Eucomis autumnalis

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Eucomis autumnalis
Eucomis autumnalis 2 cropped.jpg
Scientific classification edit
Kingdom: Plantae
Clade: Angiosperms
Clade: Monocots
Order: Asparagales
Family: Asparagaceae
Subfamily: Scilloideae
Genus: Eucomis
Species:
E. autumnalis
Binomial name
Eucomis autumnalis
(Mill.) Chitt.[1]
Subspecies

See text.

Synonyms[1][2][3]
  • Fritillaria autumnalis Mill.

Subsp. autumnalis:

  • Fritillaria longifolia Hill
  • Eucomis undulata Aiton
  • Ornithogalum undulatum (Aiton) Thunb.
  • Basilaea undulata (Aiton) Mirb.

Subsp. clavata:

  • Eucomis clavata Baker
  • Eucomis robusta Baker

Eucomis autumnalis, the autumn pineapple flower, or autumn pineapple lily, is a species of flowering plant in the family Asparagaceae, subfamily Scilloideae, native to Malawi, Zimbabwe and southern Africa. It is a mid to late summer flowering deciduous bulbous perennial. The flower stem reaches about 40 cm (16 in), rising from a basal rosette of wavy-edged leaves. The green, yellow or white flowers are arranged in a spike (raceme), topped by a "head" of green leaflike bracts. It is grown as an ornamental garden plant and can also be used as a cut flower.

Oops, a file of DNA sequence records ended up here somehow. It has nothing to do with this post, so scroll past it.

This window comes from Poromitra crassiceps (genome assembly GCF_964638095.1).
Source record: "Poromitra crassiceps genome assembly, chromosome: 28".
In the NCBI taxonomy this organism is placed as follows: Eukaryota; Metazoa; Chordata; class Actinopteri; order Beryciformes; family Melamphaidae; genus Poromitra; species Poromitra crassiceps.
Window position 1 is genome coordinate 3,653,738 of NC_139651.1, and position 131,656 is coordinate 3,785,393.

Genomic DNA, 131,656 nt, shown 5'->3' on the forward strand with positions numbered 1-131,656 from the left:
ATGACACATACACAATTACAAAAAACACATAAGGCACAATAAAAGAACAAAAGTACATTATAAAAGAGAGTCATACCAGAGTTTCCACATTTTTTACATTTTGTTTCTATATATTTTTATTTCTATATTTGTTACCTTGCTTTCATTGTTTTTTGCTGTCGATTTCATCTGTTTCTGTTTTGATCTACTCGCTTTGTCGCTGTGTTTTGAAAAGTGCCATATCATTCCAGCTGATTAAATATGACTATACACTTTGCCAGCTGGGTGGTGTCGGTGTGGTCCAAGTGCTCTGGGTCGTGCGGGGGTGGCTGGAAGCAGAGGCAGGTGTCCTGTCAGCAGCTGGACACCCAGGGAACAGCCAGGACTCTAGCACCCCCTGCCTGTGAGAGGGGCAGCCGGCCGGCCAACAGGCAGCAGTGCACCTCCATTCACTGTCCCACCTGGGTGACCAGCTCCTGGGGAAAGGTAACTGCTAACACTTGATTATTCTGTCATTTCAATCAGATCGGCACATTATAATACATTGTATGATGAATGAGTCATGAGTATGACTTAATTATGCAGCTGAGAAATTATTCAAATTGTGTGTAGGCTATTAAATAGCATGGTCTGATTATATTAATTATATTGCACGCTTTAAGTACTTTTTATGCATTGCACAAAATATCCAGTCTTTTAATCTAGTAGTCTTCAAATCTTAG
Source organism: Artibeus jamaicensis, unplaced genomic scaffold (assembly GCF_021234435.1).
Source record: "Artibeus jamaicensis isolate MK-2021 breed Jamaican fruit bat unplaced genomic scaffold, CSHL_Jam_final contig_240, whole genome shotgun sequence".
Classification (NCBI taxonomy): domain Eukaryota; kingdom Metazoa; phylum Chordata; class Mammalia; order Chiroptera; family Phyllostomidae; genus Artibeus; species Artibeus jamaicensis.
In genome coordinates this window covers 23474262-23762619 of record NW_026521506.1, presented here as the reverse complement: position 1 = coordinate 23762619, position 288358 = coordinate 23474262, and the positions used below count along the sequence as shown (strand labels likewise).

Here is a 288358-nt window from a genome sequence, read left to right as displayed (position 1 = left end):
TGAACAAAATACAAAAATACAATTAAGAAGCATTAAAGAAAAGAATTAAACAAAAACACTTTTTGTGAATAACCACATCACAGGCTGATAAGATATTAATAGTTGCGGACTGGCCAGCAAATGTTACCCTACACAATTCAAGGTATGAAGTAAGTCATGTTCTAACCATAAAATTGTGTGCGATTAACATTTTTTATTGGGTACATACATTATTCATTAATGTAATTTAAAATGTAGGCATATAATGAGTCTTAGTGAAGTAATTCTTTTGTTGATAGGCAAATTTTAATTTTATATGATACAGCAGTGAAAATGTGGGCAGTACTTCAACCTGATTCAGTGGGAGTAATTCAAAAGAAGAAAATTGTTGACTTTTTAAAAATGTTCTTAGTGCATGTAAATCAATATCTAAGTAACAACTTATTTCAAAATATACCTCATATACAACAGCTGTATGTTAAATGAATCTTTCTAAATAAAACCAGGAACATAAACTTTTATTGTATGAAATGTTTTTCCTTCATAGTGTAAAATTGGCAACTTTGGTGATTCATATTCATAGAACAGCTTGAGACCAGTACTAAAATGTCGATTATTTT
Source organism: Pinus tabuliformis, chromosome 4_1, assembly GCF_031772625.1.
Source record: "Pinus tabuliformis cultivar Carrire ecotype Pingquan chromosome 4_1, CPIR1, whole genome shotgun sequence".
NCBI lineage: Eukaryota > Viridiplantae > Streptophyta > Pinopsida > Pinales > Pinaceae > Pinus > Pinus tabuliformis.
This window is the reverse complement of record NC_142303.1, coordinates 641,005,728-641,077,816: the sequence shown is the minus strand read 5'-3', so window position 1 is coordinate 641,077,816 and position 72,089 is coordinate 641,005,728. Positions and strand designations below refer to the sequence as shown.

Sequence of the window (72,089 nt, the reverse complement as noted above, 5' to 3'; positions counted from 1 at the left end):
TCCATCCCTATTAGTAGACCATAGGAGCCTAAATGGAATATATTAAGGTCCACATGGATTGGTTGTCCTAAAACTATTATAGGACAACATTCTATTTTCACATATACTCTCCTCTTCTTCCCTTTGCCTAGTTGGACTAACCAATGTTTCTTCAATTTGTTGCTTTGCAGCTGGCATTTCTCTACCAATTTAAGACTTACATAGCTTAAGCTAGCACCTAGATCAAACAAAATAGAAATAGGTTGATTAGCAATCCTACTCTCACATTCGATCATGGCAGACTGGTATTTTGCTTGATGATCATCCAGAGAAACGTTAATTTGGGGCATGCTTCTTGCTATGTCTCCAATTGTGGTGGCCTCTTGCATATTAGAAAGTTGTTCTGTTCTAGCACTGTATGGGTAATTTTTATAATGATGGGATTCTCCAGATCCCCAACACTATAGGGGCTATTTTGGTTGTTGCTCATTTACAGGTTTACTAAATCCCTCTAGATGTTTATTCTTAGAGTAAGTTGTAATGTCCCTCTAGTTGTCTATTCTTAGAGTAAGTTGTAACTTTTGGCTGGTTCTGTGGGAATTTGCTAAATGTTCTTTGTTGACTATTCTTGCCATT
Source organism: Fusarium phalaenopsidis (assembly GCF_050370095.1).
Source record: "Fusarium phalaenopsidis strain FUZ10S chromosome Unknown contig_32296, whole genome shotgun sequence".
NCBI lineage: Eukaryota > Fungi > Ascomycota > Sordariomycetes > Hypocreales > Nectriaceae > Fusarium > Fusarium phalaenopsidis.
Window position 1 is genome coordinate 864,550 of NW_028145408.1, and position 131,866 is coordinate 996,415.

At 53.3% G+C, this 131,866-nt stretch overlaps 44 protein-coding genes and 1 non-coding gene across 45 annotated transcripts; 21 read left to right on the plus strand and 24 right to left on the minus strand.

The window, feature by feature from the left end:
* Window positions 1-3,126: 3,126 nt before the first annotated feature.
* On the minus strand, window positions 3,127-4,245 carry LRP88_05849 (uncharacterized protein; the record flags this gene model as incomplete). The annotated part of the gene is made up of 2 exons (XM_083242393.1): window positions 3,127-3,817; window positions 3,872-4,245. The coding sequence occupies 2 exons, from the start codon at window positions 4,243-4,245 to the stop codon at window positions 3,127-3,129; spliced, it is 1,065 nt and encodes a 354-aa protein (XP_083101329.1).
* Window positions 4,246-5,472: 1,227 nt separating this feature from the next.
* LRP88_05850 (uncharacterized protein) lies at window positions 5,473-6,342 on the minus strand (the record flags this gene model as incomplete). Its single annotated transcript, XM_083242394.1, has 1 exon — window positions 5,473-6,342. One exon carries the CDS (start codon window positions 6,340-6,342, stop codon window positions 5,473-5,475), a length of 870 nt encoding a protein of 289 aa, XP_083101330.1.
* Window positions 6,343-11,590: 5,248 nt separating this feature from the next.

Description[edit]

Eucomis autumnalis is a perennial growing from a large bulb with a diameter of up to 8–10 cm (3 14–4 in). Like other Eucomis species, it has a basal rosette of strap-shaped leaves. These are up to 55 cm (22 in) long and 6–13 cm (2 12–5 in) wide, with a wavy margin. The sweetly scented inflorescence, produced in late summer, is a dense raceme, reaching an overall height of 30–45 cm (1 ft 0 in–1 ft 6 in). The individual flowers have green, yellow-green or white tepals and are borne on short stalks (pedicels) 2–10 mm (1838 in) long. The filaments of the stamens are joined at the base to form a slightly cup-shaped structure. The inflorescence is topped by a head (coma) of green bracts, up to 65 mm (2 12 in) long. The plant has no purple coloration.[4][5] The structure of the seed capsule distinguishes the two subspecies: E. autumnalis subsp. autumnalis has a thin-walled and often somewhat inflated capsule; E. autumnalis subsp. clavata has a capsule with a hard double-layered wall (pericarp).[4] It also has a somewhat club-shaped (clavate) scape,[6] narrowing towards the base.[7]